How do you stem the flow of illegal drugs coming into the country by trains, planes and automobiles?

One way, according to the House of Representatives, is to put more U.S. Customs Service inspectors on the front line. They are experts at playing hide-and-seek with crooks.

The House also has another idea: Cut the pay of some of the Customs inspectors as much as $5,000 a year.


More Customs inspectors, and less money for some of them, is part of the Customs authorization bill that cleared the House last week. Unlike an appropriation bill -- which provides money for specific things -- this is a suggested course of action.

The bill has lots of good things in it, both in real-world terms and for political consumption. In addition to recommending more inspectors to help spot and sniff out things (with the help of dogs), it recommends an intensified campaign against pornography.

But there is language in the bill that has upset some of the inspectors and their National Treasury Employees Union (NTEU). It would change the hours of shifts for which night differential pay (worth 15 to 20 percent) is authorized and paid.

Some members of Congress are upset -- with some justification -- because they have learned that some employees were being paid differentials they weren't entitled to or for work they didn't actually perform. As a result, the House plans to tighten the application of differentials. Translation: Fewer shifts would be covered at night differential rates. As a result, some employees -- who are assigned to shifts on a rotating basis -- would take what amounts to a pay cut.

A typical Customs inspector earns about $40,000 in base pay. Night differentials and overtime can increase that amount by $4,500 to $5,000 a year, according to the NTEU.

While the authorization bill isn't designed to hurt inspectors' income, that is the effect, according to the NTEU.

The authorization bill expresses the sentiment of Congress. But it is up to the Appropriations Committee to come up with the money -- and guidelines -- for this and other authorization programs. Customs inspectors hope somebody in the Senate, or somewhere, knocks out the provision that would effectively cut salaries.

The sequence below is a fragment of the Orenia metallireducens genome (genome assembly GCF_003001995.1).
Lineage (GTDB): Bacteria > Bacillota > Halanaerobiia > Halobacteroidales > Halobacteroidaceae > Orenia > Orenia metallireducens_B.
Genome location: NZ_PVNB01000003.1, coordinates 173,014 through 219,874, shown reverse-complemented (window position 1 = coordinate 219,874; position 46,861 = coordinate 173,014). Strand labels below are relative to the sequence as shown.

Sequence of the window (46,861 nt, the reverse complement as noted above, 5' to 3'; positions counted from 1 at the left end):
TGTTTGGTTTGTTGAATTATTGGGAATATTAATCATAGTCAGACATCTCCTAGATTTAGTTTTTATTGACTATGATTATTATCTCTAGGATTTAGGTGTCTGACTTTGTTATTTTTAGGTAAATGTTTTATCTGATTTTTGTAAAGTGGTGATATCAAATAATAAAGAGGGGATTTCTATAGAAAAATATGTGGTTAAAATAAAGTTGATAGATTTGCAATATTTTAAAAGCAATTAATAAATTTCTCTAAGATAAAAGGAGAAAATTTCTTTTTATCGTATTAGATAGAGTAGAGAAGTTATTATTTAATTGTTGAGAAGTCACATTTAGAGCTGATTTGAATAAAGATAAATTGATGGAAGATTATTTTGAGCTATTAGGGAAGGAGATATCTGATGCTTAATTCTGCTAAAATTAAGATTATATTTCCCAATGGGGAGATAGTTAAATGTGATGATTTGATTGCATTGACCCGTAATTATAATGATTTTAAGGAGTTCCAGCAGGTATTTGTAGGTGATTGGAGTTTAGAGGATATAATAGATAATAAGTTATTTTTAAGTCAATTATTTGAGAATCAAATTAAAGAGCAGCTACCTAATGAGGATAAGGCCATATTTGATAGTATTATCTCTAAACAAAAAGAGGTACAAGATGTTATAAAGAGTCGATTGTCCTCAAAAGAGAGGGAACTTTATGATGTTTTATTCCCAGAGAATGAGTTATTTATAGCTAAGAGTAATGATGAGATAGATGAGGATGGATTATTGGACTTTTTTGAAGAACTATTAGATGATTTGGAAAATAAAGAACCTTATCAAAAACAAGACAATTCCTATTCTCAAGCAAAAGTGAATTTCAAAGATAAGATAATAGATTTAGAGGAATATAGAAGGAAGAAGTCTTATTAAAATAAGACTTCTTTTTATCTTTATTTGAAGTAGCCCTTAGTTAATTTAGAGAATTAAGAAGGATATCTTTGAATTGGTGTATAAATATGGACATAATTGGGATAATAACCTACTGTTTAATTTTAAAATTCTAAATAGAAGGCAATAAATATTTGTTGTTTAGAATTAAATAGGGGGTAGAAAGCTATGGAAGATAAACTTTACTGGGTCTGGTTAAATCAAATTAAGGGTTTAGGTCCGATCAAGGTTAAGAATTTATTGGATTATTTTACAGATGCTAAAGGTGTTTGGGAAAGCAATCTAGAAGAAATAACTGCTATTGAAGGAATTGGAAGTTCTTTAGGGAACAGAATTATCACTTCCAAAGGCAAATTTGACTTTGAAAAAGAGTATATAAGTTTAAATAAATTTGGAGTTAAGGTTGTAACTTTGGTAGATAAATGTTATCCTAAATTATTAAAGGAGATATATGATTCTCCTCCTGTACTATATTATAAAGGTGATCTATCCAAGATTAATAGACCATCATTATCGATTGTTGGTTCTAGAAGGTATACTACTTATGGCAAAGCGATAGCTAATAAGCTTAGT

$25,000 Buyouts

The May 24 Federal Diary, which was about the Department of Veterans Affairs' efforts to get buyout authority from Congress, confused some readers. Agencies can't offer the $25,000 payments to quit or retire unless Congress okays them. Currently, only a handful of departments and agencies, including the Defense, Energy and Agriculture departments, the Nuclear Regulatory Commission, the Government Printing Office, the National Aeronautics and Space Administration, the Bonneville Power Administration and the CIA are authorized to offer buyouts.

The column said that while VA had a good chance of winning buyout authority from Congress, its victory could hurt a pending proposal from the White House to extend buyout authority government-wide. Bottom line: Agencies that already have buyout authority by law will keep it regardless of what Congress does with the VA request or the broader proposal to make buyouts government-wide.

Postal Carriers' Generous Holiday

Members of the National Association of Letter Carriers picked up -- on their own time -- more than 51 million pounds of food from patrons in their recent national drive. The letter carriers picked up donations of canned and nonperishable food. The drive to provide food to the needy also got a big assist from local United Way groups, the United Auto Workers-Saturn Partnership Initiative and Campbell Soup Co.

Senior Executives Parley

The Senior Executives Association will have its annual meeting July 7 at the Wyndham City Center Hotel here. The session takes place at the same time SEA's Professional Development League is holding its executive leadership conference. For details, call SEA at 202-927-7000.

Phone Sex Case Closed

The May 23 Federal Diary noted that a special Selective Service hot line for federal hiring officials listed in the Code of Federal Regulations handbook belongs, in fact, to a pay-by-the-minute telephone sex talk service. The Selective Service System says that it gave up the "800" number on Oct. 1, 1990, but that change hasn't been noted by the Code of Federal Regulations. The old Selective Service System hot line number "apparently was reissued by the telephone company to a private concern," a spokesman said.

Mike Causey's e-mail address is